The 6th Asia-Pacific Climate Change Adaptation Forum is scheduled to convene in Manila, the Philippines, from 17-19 October 2018.
Assessing the positive impacts of climate action, an approach which considers the broad spectrum of social, economic and health benefits, has increasingly gained global recognition. This is due, in part, to the insightful work done by the Global Commission on the Economy and Climate. On this platform, Christian Friis Bach from UNECE noted on February 2016: “Taking into account such co-benefits can radically change the picture and demonstrate that action can pay off, not only in the long term, but also in the short to medium term.” With the Paris Agreement recently ratified by the European Union (EU), what is the potential of the benefits approach for achieving these new commitments in Europe?
In close cooperation with the Climate Action Summit, the European Union is organizing this flagship climate action event to highlight and promote the green economy as a formidable transatlantic opportunity for economic growth, innovation, and climate action.
The European Environment Agency (EEA) published today a series of interactive maps, illustrating various climate threats European cities face as well as cities’ capacity to respond to these threats.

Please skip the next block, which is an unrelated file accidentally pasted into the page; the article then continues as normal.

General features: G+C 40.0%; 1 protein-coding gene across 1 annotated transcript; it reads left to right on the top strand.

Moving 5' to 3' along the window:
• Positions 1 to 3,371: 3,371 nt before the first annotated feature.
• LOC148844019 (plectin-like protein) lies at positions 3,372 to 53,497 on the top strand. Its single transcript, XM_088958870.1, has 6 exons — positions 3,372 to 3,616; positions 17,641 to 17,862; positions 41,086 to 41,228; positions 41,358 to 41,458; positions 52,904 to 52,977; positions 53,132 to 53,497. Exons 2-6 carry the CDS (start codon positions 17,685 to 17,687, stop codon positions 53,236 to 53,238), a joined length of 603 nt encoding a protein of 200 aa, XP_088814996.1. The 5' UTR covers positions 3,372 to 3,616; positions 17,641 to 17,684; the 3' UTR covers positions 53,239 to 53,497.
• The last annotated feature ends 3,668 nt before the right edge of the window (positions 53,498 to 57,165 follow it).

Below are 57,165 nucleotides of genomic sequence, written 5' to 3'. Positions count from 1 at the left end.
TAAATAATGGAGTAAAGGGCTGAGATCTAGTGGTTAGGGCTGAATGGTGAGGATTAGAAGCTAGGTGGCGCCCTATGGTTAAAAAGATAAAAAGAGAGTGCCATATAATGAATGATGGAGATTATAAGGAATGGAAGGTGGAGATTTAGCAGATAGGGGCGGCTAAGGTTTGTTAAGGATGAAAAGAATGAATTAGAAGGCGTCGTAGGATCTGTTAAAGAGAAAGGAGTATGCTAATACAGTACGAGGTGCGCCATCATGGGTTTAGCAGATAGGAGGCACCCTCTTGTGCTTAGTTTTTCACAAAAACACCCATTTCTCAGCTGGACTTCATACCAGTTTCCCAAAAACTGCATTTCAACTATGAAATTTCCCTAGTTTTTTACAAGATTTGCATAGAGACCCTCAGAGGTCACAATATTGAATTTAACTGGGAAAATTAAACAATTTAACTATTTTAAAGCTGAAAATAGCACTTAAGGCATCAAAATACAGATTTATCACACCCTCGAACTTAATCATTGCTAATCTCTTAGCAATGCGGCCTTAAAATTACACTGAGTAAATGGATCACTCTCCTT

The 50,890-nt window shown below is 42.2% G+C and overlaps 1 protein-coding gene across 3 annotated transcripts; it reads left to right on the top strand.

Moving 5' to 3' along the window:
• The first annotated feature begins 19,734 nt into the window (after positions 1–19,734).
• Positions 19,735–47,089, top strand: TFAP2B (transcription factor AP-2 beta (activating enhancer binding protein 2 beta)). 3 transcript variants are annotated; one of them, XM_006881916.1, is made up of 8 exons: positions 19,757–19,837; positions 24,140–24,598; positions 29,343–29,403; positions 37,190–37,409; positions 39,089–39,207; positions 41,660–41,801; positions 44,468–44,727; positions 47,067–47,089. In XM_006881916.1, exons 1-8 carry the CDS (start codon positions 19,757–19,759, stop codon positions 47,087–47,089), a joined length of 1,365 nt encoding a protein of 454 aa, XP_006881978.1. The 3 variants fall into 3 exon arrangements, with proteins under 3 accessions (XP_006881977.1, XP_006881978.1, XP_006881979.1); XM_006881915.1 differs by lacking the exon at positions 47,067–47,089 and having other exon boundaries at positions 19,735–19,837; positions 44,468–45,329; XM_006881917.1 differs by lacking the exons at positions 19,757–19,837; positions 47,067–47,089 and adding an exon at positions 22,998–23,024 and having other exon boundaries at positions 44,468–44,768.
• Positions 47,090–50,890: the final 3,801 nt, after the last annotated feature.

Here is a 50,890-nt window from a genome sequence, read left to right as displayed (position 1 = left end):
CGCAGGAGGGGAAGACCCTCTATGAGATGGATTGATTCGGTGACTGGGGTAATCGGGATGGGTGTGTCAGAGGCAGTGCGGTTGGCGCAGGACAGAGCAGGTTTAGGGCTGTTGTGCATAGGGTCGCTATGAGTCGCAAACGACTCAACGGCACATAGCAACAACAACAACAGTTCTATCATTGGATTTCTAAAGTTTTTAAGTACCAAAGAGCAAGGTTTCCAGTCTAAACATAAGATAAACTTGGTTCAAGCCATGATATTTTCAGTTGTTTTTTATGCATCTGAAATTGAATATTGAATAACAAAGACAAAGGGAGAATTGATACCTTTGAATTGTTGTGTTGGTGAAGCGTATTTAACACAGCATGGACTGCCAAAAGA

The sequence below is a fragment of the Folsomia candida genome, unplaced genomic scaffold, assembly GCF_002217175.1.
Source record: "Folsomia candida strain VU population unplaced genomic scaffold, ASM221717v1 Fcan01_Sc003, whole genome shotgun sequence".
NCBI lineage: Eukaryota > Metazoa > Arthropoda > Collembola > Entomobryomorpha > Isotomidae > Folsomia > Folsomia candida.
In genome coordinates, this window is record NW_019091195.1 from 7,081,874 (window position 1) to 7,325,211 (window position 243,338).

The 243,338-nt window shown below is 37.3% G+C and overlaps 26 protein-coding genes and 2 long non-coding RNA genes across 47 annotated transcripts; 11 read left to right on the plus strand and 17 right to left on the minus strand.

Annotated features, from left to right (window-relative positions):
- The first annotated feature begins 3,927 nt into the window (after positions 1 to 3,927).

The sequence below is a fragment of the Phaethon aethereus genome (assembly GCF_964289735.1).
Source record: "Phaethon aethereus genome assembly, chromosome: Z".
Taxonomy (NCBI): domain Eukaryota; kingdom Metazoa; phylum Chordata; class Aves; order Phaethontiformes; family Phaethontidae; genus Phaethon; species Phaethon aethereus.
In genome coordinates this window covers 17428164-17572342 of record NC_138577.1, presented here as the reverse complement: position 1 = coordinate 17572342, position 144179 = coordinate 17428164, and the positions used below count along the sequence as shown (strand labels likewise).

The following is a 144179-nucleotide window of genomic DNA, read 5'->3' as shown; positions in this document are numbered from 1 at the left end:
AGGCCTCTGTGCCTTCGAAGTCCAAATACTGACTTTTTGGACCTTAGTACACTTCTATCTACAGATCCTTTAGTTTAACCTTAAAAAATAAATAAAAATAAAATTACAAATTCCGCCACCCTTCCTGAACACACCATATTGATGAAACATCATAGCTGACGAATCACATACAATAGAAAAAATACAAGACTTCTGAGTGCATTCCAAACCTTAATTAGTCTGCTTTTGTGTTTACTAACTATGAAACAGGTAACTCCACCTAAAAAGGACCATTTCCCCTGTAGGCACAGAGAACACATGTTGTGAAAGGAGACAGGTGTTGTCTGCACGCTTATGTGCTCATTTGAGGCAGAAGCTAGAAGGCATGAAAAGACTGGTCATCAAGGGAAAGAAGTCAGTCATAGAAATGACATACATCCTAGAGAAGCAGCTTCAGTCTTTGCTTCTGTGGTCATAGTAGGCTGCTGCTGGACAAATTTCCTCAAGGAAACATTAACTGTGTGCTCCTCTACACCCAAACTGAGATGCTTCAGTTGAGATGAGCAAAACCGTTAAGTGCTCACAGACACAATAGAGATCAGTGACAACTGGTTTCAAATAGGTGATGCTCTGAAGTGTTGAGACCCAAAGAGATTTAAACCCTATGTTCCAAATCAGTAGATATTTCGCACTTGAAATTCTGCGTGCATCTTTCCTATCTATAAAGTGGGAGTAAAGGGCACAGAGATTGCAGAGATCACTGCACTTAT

For many years, the EU pursued the strategy of 'leading by example’ in international climate negotiations.
Developing countries are the most vulnerable to the impacts of climate. Although greatly depending on climate-sensitive natural resources for income and well-being, most developing countries still lack sufficient financial and technical capacities to manage the increasing climate risks.
What steps should the EU take to mitigate the security challenges posed by climate change? At a minimum, Gerald Stang thinks that it’s time for Brussels to look less at climate-related threats from abroad and to consider the ones that exist close to home.
September 3-5 marked the most recent NATO summit in Cardiff, Wales.
NATO must be prepared for rapidly-multiplying threats, including climate change.
The lack of engagement with local communities is at the root of many conflicts arising in the extractives industry.
Climate change plays an increasingly important role in European security debates. The European Union (EU) has begun to develop “climate security” strategies that address the strategic and political impacts of climate change.